A conference with interactive audio-visual communications experience between remote locations, where the users enjoy a strong sense of realism and presence between all participants by optimizing a variety of attributes such as audio and video quality, eye contact, body language, spatial audio, coordinated environments and natural image size.
A set of functions, devices and network elements which are able to capture, deliver, manage and render multiple high quality interactive audio and video signals in a Telepresence conference. An appropriate number of devices (e.g. cameras, screens, loudspeakers, microphones, codecs) and environmental characteristics are used to establish Telepresence.
The conference focus is an entity which has abilities to host conferences including their creation, maintenance, and manipulation of the media. A conference focus implements the conference policy (e.g. rules for talk burst control, assign priorities and participant's rights).
Support of Multi-device and Multi-Identity in IMS MMTEL service is captured in clause 4.6 of TS 22.173
The support of multiple devices is inherent in IMS. In addition, a service provider may allow a user to use any public user identities for its outgoing and incoming calls. The added identities can but do not have to belong to the served user. Identities may be part of different subscriptions and different operators.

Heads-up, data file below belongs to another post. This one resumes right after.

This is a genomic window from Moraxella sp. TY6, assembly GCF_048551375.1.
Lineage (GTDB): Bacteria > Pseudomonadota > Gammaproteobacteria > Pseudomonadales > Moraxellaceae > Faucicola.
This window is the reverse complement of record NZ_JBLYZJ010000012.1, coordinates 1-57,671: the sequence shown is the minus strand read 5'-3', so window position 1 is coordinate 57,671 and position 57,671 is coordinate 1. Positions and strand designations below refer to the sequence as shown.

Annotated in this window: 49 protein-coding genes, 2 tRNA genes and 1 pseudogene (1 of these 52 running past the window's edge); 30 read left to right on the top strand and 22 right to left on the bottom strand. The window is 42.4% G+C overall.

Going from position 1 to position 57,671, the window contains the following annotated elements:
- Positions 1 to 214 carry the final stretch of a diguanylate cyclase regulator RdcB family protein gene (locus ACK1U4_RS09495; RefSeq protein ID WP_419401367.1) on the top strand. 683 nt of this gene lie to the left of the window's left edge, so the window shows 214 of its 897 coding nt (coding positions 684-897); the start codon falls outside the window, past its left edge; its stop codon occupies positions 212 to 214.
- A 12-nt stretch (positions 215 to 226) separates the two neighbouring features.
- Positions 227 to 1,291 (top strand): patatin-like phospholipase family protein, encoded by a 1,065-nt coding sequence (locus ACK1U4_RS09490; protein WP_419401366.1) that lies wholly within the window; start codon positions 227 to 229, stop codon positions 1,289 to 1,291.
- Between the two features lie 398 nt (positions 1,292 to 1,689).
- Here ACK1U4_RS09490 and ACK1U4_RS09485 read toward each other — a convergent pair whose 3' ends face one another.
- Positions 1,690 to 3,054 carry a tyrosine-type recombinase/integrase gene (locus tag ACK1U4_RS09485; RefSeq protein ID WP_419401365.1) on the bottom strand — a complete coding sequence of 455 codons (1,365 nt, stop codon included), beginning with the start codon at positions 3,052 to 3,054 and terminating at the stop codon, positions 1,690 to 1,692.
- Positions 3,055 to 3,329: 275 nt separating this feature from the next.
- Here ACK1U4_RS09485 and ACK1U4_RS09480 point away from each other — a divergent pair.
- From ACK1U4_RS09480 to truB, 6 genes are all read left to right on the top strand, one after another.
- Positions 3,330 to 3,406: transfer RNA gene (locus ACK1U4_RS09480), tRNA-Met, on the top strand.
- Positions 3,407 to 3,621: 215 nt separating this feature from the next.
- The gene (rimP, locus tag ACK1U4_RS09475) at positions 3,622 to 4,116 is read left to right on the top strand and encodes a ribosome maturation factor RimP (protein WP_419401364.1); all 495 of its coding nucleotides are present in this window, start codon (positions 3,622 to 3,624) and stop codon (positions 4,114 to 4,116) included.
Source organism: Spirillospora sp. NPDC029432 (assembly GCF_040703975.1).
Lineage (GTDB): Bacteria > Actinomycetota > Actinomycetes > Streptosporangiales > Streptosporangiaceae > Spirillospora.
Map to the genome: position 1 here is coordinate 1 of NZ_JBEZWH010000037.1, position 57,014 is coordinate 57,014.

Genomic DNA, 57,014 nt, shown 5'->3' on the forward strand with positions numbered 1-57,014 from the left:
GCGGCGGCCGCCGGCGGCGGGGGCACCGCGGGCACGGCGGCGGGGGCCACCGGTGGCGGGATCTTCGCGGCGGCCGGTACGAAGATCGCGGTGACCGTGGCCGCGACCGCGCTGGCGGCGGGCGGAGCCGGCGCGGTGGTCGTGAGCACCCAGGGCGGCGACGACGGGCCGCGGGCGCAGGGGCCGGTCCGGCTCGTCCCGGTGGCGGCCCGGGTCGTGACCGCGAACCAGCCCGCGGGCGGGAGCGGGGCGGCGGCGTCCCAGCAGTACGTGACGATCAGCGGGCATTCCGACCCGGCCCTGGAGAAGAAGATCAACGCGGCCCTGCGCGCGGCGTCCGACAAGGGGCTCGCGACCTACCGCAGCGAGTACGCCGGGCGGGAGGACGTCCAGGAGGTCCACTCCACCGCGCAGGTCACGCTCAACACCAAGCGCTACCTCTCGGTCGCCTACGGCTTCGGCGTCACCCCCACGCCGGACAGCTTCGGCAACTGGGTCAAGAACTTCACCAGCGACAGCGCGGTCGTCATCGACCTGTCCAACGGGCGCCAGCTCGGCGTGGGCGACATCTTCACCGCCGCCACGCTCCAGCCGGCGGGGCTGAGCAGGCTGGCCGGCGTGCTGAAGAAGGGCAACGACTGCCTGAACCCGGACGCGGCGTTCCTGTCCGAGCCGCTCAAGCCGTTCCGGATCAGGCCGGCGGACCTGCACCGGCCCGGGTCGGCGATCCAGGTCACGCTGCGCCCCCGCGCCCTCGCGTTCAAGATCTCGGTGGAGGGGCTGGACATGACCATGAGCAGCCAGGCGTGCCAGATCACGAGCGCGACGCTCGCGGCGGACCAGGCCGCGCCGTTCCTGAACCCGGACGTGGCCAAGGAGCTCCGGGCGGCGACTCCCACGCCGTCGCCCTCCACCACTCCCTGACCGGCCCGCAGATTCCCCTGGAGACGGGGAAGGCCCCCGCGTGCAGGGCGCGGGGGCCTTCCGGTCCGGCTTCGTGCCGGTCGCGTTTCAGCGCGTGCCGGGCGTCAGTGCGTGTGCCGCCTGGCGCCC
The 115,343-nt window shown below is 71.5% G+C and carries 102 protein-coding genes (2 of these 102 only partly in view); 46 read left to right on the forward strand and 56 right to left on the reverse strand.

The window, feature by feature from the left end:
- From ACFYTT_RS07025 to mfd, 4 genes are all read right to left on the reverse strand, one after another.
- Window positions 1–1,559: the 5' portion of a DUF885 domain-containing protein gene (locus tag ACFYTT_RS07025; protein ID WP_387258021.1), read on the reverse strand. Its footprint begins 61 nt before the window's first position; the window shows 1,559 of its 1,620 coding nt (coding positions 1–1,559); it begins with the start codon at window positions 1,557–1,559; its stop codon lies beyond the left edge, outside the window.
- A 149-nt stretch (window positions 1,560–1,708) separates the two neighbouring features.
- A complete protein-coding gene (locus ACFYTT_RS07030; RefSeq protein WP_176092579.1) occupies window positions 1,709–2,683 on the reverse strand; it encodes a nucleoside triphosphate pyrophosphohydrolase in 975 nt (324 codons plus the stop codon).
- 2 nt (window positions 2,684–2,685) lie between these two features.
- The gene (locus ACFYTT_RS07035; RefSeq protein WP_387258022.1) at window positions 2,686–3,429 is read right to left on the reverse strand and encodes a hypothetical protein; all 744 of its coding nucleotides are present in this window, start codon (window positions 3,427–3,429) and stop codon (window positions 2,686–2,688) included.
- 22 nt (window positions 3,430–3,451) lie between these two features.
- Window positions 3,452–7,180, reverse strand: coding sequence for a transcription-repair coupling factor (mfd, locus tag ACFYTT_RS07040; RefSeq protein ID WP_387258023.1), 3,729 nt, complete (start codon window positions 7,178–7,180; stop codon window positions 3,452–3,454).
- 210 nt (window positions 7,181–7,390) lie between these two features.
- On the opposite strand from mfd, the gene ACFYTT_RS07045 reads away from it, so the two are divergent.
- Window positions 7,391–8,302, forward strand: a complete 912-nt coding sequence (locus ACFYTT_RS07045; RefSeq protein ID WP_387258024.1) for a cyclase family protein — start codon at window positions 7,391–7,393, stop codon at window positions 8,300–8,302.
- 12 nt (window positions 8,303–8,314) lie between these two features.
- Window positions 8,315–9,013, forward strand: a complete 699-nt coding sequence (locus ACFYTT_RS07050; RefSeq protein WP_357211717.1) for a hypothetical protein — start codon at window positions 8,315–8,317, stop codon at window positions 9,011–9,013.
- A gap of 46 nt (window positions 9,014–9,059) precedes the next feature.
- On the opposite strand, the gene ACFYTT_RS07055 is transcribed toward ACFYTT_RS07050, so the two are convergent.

In addition, TS 22.101
has specified in clause 26a
a set of service requirements on User Identity:
Identifying distinguished user identities of the user (provided by some external party or by the operator) in the operator network enables an operator to provide an enhanced user experience and optimized performance as well as to offer services to devices that are not part of a 3GPP network. The user to be identified could be an individual human user, using a UE with a certain subscription, or an application running on or connecting via a UE, or a device ("thing") behind a gateway UE.
Network settings can be adapted and services offered to users according to their needs, independent of the subscription that is used to establish the connection. By acting as an identity provider, the operator can take additional information from the network into account to provide a higher level of security for the authentication of a user.
The 3GPP System shall support to authenticate a User Identity to a service with a User Identifier.
The functional requirement and performance KPIs in support of XR applications are mainly captured in TS 22.261
Clause 8 of TS 22.261
specifies the security related requirements covering aspects such as authentication and authorization, identity management, and data security and privacy.
Additional consideration need to be given to allow multiple users from different geographical locations to interact using XR techniques.
The 5G system is able to collect charging information per UE or per application for the use of IMS based conferencing services.